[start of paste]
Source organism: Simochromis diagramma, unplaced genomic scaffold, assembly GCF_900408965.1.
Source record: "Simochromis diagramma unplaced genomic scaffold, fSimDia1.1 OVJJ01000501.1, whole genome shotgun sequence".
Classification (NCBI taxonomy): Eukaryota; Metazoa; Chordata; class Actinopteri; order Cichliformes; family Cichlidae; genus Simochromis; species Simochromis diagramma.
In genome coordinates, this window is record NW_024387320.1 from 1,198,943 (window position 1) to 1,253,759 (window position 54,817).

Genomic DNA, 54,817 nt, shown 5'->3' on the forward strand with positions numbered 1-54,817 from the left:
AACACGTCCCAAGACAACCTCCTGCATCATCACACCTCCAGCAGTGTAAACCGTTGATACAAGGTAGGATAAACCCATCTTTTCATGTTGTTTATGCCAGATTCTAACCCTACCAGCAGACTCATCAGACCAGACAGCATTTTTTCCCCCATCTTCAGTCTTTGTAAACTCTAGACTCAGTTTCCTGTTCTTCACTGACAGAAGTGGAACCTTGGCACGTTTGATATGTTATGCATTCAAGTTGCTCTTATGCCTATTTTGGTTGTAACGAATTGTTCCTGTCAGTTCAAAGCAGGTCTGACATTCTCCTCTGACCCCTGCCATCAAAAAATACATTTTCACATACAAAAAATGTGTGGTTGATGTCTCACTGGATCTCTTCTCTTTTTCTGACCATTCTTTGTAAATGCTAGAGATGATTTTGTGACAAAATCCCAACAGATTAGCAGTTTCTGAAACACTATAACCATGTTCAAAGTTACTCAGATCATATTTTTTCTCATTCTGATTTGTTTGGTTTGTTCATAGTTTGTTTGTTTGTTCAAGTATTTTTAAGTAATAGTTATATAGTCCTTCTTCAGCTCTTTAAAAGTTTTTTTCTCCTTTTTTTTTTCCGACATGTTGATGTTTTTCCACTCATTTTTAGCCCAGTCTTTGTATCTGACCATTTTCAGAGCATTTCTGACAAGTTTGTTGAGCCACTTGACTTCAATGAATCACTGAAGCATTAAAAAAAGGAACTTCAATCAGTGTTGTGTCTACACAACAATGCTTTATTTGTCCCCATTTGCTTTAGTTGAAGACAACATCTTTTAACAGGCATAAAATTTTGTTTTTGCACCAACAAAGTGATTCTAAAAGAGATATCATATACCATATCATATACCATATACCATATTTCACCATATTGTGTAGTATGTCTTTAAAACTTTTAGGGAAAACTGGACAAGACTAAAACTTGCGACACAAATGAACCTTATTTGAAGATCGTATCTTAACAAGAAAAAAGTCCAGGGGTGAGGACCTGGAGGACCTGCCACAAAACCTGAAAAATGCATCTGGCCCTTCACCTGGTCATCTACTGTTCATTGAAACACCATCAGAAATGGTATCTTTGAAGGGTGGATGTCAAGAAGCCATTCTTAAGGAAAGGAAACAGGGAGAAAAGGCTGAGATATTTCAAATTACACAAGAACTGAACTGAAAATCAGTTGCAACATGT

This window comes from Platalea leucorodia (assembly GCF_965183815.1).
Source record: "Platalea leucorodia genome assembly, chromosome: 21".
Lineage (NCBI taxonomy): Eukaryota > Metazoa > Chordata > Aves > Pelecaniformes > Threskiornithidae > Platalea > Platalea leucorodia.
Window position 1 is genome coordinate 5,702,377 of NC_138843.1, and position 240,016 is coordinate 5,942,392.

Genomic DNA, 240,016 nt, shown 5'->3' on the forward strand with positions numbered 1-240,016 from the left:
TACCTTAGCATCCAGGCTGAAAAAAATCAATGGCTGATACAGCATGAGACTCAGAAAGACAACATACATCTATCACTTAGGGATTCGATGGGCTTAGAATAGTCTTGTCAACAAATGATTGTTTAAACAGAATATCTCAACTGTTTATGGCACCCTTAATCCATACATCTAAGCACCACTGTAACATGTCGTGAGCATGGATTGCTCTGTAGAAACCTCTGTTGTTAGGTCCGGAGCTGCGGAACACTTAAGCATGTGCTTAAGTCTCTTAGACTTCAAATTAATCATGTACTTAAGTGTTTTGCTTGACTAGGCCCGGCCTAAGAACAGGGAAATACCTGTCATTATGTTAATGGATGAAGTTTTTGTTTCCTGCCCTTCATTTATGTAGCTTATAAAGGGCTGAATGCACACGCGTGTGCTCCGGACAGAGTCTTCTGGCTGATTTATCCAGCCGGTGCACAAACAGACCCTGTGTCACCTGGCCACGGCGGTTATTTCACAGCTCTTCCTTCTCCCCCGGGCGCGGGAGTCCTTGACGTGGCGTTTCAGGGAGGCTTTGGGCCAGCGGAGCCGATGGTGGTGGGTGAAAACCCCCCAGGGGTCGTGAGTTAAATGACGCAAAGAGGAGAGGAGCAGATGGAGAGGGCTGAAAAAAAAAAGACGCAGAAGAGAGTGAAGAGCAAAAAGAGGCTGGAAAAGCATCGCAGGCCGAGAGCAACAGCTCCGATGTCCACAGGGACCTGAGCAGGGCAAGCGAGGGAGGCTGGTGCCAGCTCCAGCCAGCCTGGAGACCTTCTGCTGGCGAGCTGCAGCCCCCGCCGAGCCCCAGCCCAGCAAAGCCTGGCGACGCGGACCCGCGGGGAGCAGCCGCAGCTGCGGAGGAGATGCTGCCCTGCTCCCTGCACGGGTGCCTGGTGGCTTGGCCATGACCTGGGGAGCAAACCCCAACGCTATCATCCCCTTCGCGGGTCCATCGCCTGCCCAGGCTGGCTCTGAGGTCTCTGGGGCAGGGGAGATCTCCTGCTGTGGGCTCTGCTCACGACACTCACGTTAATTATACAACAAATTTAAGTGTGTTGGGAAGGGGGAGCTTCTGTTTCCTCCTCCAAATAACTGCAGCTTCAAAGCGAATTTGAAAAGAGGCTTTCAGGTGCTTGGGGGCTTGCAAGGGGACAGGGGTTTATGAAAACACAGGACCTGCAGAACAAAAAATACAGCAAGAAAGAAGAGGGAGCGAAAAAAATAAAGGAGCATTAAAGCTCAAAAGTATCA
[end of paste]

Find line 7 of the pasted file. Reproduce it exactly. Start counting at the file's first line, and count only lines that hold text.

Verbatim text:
This window comes from Platalea leucorodia (assembly GCF_965183815.1).